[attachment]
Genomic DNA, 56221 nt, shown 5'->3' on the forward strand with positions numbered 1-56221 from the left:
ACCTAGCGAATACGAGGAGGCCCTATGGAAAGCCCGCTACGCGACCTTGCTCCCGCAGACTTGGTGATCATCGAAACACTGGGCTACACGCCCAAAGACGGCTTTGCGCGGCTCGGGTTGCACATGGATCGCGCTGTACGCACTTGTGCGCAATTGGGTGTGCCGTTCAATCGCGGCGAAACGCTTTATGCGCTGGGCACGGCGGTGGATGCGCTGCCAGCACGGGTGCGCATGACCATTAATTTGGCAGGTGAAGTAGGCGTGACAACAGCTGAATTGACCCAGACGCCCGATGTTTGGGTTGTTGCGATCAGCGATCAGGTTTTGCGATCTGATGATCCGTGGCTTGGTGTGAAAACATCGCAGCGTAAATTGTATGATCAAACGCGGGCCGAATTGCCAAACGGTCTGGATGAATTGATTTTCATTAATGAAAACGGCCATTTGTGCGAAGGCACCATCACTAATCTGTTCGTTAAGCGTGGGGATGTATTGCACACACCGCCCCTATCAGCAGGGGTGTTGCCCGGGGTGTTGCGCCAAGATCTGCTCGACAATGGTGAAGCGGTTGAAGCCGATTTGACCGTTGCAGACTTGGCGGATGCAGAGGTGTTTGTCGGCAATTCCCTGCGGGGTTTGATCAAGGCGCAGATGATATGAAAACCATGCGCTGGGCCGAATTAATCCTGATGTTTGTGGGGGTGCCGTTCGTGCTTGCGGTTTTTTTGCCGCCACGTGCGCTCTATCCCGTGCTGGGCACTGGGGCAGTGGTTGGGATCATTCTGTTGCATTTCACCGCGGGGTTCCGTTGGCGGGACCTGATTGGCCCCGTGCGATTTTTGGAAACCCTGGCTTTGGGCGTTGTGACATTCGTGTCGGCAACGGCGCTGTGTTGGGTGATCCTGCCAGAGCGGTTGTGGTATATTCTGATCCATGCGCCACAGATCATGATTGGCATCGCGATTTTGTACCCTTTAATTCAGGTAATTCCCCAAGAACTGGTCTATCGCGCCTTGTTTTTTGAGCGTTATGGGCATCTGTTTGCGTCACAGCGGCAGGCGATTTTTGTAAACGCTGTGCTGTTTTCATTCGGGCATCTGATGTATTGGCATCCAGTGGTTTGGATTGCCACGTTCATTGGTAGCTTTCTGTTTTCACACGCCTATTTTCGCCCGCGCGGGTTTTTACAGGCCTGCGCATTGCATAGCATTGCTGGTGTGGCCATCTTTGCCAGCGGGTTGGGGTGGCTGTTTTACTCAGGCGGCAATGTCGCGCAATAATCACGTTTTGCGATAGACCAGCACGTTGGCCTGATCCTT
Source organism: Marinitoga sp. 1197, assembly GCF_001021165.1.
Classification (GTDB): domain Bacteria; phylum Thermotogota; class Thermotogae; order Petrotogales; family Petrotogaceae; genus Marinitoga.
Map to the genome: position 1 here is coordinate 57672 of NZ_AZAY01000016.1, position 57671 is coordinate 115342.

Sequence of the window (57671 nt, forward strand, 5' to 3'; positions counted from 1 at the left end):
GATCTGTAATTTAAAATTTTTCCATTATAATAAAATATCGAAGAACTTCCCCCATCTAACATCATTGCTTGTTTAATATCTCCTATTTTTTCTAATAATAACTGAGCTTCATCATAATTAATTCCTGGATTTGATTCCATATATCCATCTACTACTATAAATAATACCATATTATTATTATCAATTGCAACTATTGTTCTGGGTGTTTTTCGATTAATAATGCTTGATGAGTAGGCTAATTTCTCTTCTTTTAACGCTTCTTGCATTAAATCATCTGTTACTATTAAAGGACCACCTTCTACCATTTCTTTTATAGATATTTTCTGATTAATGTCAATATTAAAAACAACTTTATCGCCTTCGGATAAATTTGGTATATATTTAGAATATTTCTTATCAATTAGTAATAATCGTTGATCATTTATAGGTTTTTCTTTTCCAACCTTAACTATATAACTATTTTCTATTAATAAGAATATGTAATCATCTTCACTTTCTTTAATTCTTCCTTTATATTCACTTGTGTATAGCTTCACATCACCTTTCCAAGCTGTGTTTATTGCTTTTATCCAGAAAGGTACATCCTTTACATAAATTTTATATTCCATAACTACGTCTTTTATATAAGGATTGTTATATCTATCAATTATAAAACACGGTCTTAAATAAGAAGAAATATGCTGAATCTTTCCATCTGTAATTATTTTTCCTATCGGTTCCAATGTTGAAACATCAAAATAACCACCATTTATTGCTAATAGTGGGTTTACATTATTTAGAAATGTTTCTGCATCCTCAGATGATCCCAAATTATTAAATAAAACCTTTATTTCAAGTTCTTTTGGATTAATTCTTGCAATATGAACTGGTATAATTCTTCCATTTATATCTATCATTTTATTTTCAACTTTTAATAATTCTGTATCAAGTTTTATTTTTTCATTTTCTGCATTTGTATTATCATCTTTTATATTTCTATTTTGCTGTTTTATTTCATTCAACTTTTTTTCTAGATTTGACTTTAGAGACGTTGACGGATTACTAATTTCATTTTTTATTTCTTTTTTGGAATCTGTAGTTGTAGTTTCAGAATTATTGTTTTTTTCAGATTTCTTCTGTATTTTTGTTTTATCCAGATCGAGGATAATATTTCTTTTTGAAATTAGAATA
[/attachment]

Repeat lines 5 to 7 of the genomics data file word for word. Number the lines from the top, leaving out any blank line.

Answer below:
Map to the genome: position 1 here is coordinate 57672 of NZ_AZAY01000016.1, position 57671 is coordinate 115342.

Sequence of the window (57671 nt, forward strand, 5' to 3'; positions counted from 1 at the left end):
GATCTGTAATTTAAAATTTTTCCATTATAATAAAATATCGAAGAACTTCCCCCATCTAACATCATTGCTTGTTTAATATCTCCTATTTTTTCTAATAATAACTGAGCTTCATCATAATTAATTCCTGGATTTGATTCCATATATCCATCTACTACTATAAATAATACCATATTATTATTATCAATTGCAACTATTGTTCTGGGTGTTTTTCGATTAATAATGCTTGATGAGTAGGCTAATTTCTCTTCTTTTAACGCTTCTTGCATTAAATCATCTGTTACTATTAAAGGACCACCTTCTACCATTTCTTTTATAGATATTTTCTGATTAATGTCAATATTAAAAACAACTTTATCGCCTTCGGATAAATTTGGTATATATTTAGAATATTTCTTATCAATTAGTAATAATCGTTGATCATTTATAGGTTTTTCTTTTCCAACCTTAACTATATAACTATTTTCTATTAATAAGAATATGTAATCATCTTCACTTTCTTTAATTCTTCCTTTATATTCACTTGTGTATAGCTTCACATCACCTTTCCAAGCTGTGTTTATTGCTTTTATCCAGAAAGGTACATCCTTTACATAAATTTTATATTCCATAACTACGTCTTTTATATAAGGATTGTTATATCTATCAATTATAAAACACGGTCTTAAATAAGAAGAAATATGCTGAATCTTTCCATCTGTAATTATTTTTCCTATCGGTTCCAATGTTGAAACATCAAAATAACCACCATTTATTGCTAATAGTGGGTTTACATTATTTAGAAATGTTTCTGCATCCTCAGATGATCCCAAATTATTAAATAAAACCTTTATTTCAAGTTCTTTTGGATTAATTCTTGCAATATGAACTGGTATAATTCTTCCATTTATATCTATCATTTTATTTTCAACTTTTAATAATTCTGTATCAAGTTTTATTTTTTCATTTTCTGCATTTGTATTATCATCTTTTATATTTCTATTTTGCTGTTTTATTTCATTCAACTTTTTTTCTAGATTTGACTTTAGAGACGTTGACGGATTACTAATTTCATTTTTTATTTCTTTTTTGGAATCTGTAGTTGTAGTTTCAGAATTATTGTTTTTTTCAGATTTCTTCTGTATTTTTGTTTTATCCAGATCGAGGATAATATTTCTTTTTGAAATTAGAATA